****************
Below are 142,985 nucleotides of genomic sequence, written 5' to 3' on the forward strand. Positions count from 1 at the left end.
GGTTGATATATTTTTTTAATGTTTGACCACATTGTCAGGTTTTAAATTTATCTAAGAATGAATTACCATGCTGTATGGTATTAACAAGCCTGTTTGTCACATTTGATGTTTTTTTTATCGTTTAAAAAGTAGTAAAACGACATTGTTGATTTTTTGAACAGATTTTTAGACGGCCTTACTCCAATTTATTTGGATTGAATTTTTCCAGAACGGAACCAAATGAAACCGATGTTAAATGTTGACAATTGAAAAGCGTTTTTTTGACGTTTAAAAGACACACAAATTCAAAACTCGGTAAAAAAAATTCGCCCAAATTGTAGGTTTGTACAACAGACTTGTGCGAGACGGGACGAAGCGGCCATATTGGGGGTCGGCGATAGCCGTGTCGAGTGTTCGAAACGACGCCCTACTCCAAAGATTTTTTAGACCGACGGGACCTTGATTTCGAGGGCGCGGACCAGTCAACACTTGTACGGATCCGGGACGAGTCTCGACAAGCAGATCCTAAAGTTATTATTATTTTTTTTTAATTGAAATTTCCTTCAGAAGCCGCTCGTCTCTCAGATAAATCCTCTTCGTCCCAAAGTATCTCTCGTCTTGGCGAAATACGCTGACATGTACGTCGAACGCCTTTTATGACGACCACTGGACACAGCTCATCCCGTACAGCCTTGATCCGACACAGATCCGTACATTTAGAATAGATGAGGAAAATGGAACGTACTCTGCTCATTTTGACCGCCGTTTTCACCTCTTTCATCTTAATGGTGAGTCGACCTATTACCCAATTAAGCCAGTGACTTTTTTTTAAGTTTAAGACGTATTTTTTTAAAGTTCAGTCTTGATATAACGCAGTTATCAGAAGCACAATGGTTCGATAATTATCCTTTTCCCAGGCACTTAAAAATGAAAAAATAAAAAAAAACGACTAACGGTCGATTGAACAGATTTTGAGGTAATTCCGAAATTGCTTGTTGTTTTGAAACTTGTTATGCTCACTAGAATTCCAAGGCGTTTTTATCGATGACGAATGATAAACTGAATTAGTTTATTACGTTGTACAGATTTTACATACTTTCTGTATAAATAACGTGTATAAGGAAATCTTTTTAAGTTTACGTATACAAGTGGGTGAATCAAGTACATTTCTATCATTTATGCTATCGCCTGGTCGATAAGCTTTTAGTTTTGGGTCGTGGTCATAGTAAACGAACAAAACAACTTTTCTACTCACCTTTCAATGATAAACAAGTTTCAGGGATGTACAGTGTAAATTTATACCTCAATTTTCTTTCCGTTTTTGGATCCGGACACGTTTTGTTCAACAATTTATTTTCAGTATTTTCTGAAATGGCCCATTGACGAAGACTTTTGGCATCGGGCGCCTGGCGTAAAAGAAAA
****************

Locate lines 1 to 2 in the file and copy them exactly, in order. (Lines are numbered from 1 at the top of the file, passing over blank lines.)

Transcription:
Below are 142,985 nucleotides of genomic sequence, written 5' to 3' on the forward strand. Positions count from 1 at the left end.
GGTTGATATATTTTTTTAATGTTTGACCACATTGTCAGGTTTTAAATTTATCTAAGAATGAATTACCATGCTGTATGGTATTAACAAGCCTGTTTGTCACATTTGATGTTTTTTTTATCGTTTAAAAAGTAGTAAAACGACATTGTTGATTTTTTGAACAGATTTTTAGACGGCCTTACTCCAATTTATTTGGATTGAATTTTTCCAGAACGGAACCAAATGAAACCGATGTTAAATGTTGACAATTGAAAAGCGTTTTTTTGACGTTTAAAAGACACACAAATTCAAAACTCGGTAAAAAAAATTCGCCCAAATTGTAGGTTTGTACAACAGACTTGTGCGAGACGGGACGAAGCGGCCATATTGGGGGTCGGCGATAGCCGTGTCGAGTGTTCGAAACGACGCCCTACTCCAAAGATTTTTTAGACCGACGGGACCTTGATTTCGAGGGCGCGGACCAGTCAACACTTGTACGGATCCGGGACGAGTCTCGACAAGCAGATCCTAAAGTTATTATTATTTTTTTTTAATTGAAATTTCCTTCAGAAGCCGCTCGTCTCTCAGATAAATCCTCTTCGTCCCAAAGTATCTCTCGTCTTGGCGAAATACGCTGACATGTACGTCGAACGCCTTTTATGACGACCACTGGACACAGCTCATCCCGTACAGCCTTGATCCGACACAGATCCGTACATTTAGAATAGATGAGGAAAATGGAACGTACTCTGCTCATTTTGACCGCCGTTTTCACCTCTTTCATCTTAATGGTGAGTCGACCTATTACCCAATTAAGCCAGTGACTTTTTTTTAAGTTTAAGACGTATTTTTTTAAAGTTCAGTCTTGATATAACGCAGTTATCAGAAGCACAATGGTTCGATAATTATCCTTTTCCCAGGCACTTAAAAATGAAAAAATAAAAAAAAACGACTAACGGTCGATTGAACAGATTTTGAGGTAATTCCGAAATTGCTTGTTGTTTTGAAACTTGTTATGCTCACTAGAATTCCAAGGCGTTTTTATCGATGACGAATGATAAACTGAATTAGTTTATTACGTTGTACAGATTTTACATACTTTCTGTATAAATAACGTGTATAAGGAAATCTTTTTAAGTTTACGTATACAAGTGGGTGAATCAAGTACATTTCTATCATTTATGCTATCGCCTGGTCGATAAGCTTTTAGTTTTGGGTCGTGGTCATAGTAAACGAACAAAACAACTTTTCTACTCACCTTTCAATGATAAACAAGTTTCAGGGATGTACAGTGTAAATTTATACCTCAATTTTCTTTCCGTTTTTGGATCCGGACACGTTTTGTTCAACAATTTATTTTCAGTATTTTCTGAAATGGCCCATTGACGAAGACTTTTGGCATCGGGCGCCTGGCGTAAAAGAAAA